SPOTLIGHT: In Light of Tiger Woods’ Worst Season, Can He Still Return to Glory?

No one has reached the heights of Tiger Woods or Jack Nicklaus in golf, but another with the same bizarre names, Owes Nelson, has a leg up on everyone in the history of the…

SPOTLIGHT: In Light of Tiger Woods' Worst Season, Can He Still Return to Glory?

No one has reached the heights of Tiger Woods or Jack Nicklaus in golf, but another with the same bizarre names, Owes Nelson, has a leg up on everyone in the history of the game.

Nobody had come close to matching his tournaments finishing statistics. Not even Tiger Woods or Jack Nicklaus or their close relatives, and the recent victim of Ohio State football coach Urban Meyer, a classy young man with a sterling record was regarded by his rivals as the “Rain Man of golf.”

It was Owes Nelson who beat Arnold Palmer at the Invitational at Congressional in 1977. Palmer, a master of conventional slowpokes, called it “a good card by a big talent.”

Ows Nelson will be enshrined into the World Golf Hall of Fame at Pebble Beach next year, a place he had a lot to do with founding.

The former can also be seen as the ultimate embarrassment to the revered PGA Tour, which operates from the heart of an affluent city, with a world-class golf course and a good charter school. It also takes a back seat to the NFL and ESPN and many other high-profile sports.

Years ago golf was the thing to do and people would come to get their name in the history books. Alas, a good deal of the world has moved on, and golf as a form of entertainment has been in steady decline, even if the main national networks don’t admit it.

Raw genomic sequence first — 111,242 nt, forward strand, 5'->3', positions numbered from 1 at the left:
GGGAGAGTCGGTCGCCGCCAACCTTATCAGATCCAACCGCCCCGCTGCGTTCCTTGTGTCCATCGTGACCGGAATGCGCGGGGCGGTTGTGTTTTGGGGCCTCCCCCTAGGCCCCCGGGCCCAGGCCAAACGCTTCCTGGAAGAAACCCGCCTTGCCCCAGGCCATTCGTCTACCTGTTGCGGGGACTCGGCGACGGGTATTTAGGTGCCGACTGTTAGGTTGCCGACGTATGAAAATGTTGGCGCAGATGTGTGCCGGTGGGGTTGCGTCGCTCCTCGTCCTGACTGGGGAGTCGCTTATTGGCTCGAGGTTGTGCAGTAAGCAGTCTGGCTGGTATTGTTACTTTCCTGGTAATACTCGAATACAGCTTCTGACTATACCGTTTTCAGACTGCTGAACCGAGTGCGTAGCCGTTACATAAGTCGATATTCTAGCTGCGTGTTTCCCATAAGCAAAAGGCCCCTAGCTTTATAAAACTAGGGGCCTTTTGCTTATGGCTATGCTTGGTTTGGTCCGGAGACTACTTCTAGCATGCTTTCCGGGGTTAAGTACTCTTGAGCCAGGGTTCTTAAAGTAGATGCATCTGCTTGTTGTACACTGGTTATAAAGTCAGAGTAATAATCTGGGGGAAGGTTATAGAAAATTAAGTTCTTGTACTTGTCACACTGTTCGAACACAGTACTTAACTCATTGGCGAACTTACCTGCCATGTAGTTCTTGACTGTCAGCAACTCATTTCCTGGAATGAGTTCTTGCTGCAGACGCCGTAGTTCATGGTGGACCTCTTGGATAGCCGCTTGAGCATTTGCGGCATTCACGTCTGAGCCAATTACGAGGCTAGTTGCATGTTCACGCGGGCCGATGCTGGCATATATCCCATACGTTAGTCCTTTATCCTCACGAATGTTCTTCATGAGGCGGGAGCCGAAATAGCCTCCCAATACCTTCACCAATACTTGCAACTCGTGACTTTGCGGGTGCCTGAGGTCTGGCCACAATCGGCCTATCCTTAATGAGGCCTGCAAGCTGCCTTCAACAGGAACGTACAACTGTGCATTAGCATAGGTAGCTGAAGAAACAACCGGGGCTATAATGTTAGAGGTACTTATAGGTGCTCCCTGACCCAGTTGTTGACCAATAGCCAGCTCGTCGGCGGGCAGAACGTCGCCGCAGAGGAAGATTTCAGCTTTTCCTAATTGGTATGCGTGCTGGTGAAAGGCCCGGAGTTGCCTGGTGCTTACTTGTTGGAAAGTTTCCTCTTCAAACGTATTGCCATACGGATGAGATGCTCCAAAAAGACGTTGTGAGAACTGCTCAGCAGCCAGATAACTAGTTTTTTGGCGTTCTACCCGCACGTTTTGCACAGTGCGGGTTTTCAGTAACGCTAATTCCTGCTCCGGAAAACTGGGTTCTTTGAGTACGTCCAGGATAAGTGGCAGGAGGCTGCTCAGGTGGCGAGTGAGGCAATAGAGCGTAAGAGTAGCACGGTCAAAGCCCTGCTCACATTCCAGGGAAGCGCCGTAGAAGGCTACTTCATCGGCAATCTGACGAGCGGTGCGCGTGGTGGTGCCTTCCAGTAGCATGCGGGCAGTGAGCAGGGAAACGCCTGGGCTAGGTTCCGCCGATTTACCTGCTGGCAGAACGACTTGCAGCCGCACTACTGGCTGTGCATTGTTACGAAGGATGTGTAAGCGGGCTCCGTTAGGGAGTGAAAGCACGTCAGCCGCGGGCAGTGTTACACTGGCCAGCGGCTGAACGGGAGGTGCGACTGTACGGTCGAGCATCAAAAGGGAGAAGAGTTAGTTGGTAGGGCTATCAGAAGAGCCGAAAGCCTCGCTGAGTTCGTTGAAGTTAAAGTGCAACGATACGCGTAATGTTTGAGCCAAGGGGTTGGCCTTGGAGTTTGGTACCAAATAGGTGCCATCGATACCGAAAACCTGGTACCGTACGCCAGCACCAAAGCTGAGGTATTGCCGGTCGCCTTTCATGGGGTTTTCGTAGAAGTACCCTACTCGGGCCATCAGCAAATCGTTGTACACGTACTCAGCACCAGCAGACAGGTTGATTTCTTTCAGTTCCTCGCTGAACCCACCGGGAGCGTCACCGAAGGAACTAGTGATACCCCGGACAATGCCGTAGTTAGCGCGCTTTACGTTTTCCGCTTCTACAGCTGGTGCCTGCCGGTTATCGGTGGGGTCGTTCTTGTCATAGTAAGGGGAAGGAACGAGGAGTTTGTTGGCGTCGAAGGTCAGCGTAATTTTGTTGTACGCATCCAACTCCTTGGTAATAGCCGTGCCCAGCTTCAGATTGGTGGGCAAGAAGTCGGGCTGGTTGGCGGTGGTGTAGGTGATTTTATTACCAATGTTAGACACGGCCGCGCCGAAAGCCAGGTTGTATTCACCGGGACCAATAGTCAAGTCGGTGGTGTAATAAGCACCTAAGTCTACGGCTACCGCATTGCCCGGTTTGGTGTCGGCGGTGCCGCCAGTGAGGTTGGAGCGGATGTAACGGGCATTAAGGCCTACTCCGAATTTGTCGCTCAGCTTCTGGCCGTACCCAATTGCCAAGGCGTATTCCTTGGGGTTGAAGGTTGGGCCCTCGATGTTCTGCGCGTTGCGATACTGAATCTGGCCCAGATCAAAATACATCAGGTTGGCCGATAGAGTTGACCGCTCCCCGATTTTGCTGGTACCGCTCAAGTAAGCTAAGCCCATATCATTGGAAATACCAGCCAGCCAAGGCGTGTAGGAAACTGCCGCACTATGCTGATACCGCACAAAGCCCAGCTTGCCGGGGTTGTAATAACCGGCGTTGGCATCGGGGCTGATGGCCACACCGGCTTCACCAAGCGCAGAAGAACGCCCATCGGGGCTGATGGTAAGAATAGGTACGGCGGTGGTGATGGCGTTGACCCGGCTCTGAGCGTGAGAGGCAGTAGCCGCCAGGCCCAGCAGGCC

Most famous of all was Tiger Woods’ home run attempt at the 1997 PGA Championship, a rock-star spectacle that got him into a firestorm, replaced by Woods babbling, an athlete more intent on his celebrity, his position in history, than its definition.

Tiger is not alone in boxing. Notorious pugilist Ray Arcel lost his final six bouts, all to guys who were better than him, and never was more infamous than after he and an acolyte were caught with a package in a South Boston apartment.

From the time of Johnny Long, the legendary Irish manager with Charlie Sifford and Mickey Murrah in the Harlem Globetrotters days, it was a sport people rallied around. That’s probably not always a good thing, especially today.

At the very least, it has fallen into disrepair. Before Martin Kaymer got into the last two majors, no major championship winner ever won a $10 million prize from a golf sponsor.

The World Golf Championships of the 1990s were supposed to be the next step in tourism for a sports system largely dedicated to a monotonous show that suits a country that has developed a love for the game.

Instead, they are largely forgotten, which is why one of the stars of next week’s Northern Trust Open in Old Westbury is a Californian named Jim Furyk.

“I got to meet a number of people during my years in the game of golf that I didn’t have the chance to meet and they helped me the most out of anyone,” said Furyk, who finished a career-best fifth in the final major of the year, the PGA Championship at Baltusrol.

“Like the big tournament guys who care about the game of golf as much as they care about winning, and what you’re doing. They’ll always be the most appreciated players.”

Furyk didn’t even know how many players there were in his generation until the new FedEx Cup system was put in place. This was a man with 13 career wins who, just a few years ago, might not have known he was starting to feel the heat.

“You can get discouraged and you can get up and rise to the occasion,” he said. “You can start losing hope and you can rise above all that.”

It would be easy to blame the Tiger Woods years.

One of those ringside members at Congressional that caused such a stir was Danny Willett, who can realize his dream of winning a major title when he defends the British Open at Carnoustie.

“It doesn’t look like he’s Tiger, I know that,” Willett said of his youthful adversary. “But he has done a lot for the game and I’ve got a lot of respect for him, and I think anyone who has faced him, hopefully. He’s certainly helped the game of golf.”

It would be wrong to say golf has fallen on hard times. It’s over-rated, perhaps, and the allure may be fading.

But just as many people tell you your tomatoes taste a lot better after you’ve picked ’em the day before, maybe golf too.

(The opinions expressed in this piece are those of the author and do not necessarily reflect the views of Fox News.

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